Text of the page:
Is Shingles Airborne? Precautions and Transmission Details

Apocalyptic movies like Contagion, I Am Legend, and The Stand portray airborne diseases like unmanageable tyrants against the human race. While they have some storylines based in fact, the reality of communicable diseases isn’t as dire. As a society, we have developed vaccines and hygienes practices that mostly protect us from widespread pandemics that have plagued the earth historically.

But that doesn’t mean we are totally in the clear. Anti-vaxors and evolving microbes could put humans in an unsafe position again. It is up to individuals and healthcare institutions to empower themselves with knowledge and implement safety precautions.

Is Shingles Spread Airborne or by Contact?

Viruses are tricky menaces that jump from host to host in a variety of ways. The herpes zoster virus that causes chickenpox and shingles is no exception, but is shingles spread airborne or by contact?

To answer that question, we have to clarify a few facts. The HSV virus is contagious, but there are parameters. It is only spread by direct contact of bodily fluids. This means a droplet of blood, fluid from the blisters, or less commonly saliva. The distinction comes between spreading chickenpox or shingles. If a person who has never contracted HSV before comes into contact with fluid from an infected shingles patient, they can contract chickenpox.

However, shingles is not technically contagious itself. It is only possible to exhibit shingles if you have previously been infected with herpes zoster earlier in life. Shingles is the resurgence of the dormant virus into a novel condition.

Shingles Airborne Precautions for Diseases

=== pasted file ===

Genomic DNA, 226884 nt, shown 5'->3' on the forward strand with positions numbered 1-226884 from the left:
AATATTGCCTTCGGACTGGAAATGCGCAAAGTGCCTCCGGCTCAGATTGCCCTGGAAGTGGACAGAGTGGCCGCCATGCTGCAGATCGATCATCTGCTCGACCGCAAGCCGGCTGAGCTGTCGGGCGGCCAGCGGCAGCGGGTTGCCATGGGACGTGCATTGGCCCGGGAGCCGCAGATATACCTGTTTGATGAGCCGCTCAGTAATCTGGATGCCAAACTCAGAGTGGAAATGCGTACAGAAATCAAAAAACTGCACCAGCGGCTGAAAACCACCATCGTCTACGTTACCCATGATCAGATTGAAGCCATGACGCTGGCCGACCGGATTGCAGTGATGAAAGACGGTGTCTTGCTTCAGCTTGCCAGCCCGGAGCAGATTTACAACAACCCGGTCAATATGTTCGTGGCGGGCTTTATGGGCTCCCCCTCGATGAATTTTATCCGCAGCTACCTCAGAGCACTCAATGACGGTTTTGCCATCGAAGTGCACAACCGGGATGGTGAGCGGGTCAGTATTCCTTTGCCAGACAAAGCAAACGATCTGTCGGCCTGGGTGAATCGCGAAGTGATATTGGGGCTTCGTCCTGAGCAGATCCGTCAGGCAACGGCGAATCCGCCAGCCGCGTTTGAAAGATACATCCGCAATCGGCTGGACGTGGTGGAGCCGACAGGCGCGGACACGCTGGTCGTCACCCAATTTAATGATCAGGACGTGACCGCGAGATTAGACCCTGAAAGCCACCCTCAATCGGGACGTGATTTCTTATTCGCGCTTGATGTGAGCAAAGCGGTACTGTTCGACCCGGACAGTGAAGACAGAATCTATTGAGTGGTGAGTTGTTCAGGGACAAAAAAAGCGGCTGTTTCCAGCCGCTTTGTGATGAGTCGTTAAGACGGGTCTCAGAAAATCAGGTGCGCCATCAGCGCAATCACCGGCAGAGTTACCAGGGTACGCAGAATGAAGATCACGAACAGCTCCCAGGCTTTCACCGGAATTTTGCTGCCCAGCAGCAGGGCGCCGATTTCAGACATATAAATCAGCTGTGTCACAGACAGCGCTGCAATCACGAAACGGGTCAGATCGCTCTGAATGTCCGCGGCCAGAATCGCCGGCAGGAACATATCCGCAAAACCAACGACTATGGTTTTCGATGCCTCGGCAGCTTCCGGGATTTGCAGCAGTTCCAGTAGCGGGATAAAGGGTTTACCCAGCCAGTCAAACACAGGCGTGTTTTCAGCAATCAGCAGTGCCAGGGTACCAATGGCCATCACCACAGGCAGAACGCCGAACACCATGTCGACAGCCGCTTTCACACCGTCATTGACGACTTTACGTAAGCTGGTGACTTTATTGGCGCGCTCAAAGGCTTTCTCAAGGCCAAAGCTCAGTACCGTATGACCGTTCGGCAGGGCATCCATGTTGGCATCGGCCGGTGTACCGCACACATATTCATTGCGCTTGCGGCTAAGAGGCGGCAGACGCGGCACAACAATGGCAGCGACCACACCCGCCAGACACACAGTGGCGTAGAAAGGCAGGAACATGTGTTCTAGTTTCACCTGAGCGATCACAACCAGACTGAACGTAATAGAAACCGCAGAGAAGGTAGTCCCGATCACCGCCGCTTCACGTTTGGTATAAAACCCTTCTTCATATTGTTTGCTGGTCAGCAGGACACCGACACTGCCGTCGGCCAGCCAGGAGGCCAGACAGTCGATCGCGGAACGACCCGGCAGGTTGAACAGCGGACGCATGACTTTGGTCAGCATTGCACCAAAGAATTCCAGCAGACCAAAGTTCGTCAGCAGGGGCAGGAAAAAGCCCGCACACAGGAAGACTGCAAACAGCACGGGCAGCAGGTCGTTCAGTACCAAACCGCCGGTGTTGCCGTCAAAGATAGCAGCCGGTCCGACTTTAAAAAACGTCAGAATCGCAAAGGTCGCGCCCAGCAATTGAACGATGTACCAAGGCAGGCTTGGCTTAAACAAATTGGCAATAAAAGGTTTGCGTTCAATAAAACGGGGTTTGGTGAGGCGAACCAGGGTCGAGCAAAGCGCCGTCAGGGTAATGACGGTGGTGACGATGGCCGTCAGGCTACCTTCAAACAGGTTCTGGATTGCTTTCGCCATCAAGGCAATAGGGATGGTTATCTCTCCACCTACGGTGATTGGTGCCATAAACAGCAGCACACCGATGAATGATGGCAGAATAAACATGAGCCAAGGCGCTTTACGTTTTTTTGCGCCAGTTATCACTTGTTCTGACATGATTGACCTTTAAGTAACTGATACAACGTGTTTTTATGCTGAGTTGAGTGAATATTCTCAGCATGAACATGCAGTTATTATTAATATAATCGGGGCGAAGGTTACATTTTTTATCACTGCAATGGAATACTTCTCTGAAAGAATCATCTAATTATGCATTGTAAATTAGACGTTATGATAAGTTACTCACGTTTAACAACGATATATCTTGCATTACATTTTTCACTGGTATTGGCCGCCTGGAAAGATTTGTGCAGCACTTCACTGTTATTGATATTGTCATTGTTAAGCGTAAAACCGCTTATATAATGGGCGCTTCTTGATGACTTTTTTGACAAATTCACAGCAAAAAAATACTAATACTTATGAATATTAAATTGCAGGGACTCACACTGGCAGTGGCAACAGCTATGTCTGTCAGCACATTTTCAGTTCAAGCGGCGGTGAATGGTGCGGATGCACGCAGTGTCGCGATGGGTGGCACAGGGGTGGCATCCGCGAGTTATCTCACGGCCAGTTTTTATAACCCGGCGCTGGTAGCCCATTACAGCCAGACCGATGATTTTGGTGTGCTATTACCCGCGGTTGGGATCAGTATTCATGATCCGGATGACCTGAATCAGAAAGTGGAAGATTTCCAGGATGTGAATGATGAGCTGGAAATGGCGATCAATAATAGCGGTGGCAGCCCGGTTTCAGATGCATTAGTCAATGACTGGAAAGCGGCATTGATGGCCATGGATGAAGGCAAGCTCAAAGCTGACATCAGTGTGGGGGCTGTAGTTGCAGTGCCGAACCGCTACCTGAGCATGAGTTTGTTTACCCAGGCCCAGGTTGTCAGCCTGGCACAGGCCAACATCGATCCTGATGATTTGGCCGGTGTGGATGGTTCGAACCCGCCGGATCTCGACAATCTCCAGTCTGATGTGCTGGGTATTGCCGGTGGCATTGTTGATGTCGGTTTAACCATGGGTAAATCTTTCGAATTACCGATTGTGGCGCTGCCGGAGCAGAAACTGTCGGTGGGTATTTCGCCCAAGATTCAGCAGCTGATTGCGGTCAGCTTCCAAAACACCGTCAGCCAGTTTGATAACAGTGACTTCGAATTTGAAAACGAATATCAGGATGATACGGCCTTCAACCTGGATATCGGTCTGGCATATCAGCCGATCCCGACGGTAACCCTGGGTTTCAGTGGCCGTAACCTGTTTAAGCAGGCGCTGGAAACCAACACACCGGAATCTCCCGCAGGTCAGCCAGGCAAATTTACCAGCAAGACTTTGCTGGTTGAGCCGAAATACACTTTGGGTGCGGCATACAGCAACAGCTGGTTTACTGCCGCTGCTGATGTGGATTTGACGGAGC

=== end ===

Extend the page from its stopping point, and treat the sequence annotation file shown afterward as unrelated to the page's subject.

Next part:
While shingles isn’t spread through the air, some diseases can be. The presence of shingles rash is evidence that the immune system is weakened and therefore vulnerable to attacks from other infections. Airborne diseases are particularly scary because they the hardest communicable illnesses to contain. The common cold, influenza, mumps, measles, whooping cough, tuberculosis, and diphtheria are all transmittable through pathogenic microbes discharged from an infected person through coughing, sneezing, breathing, or laughing. You still need to be fairly close proximity to pick up germs, but it can spread through communities quickly.

With a compromised immune system, a person with shingles will have difficulty overcoming even the common cold. More threatening diseases like tuberculosis and diphtheria could be deadly. In order to prevent serious complications, you can take the following shingles airborne precautions:

  • As explained by the Maine Department of Health and Human Services, limiting contact is number one in prevention.
  • Stay home from work or school if sick
  • Wear a mask
  • Wash hands
  • Disinfect public surfaces like handles, doorknobs, railings, countertops, etc.
  • Sneeze or cough into your elbow instead of your hands

Airborne Transmission of Shingles Virus

While some scientific sources classify chickenpox as an airborne disease, the virus predominately spreads through close personal contact.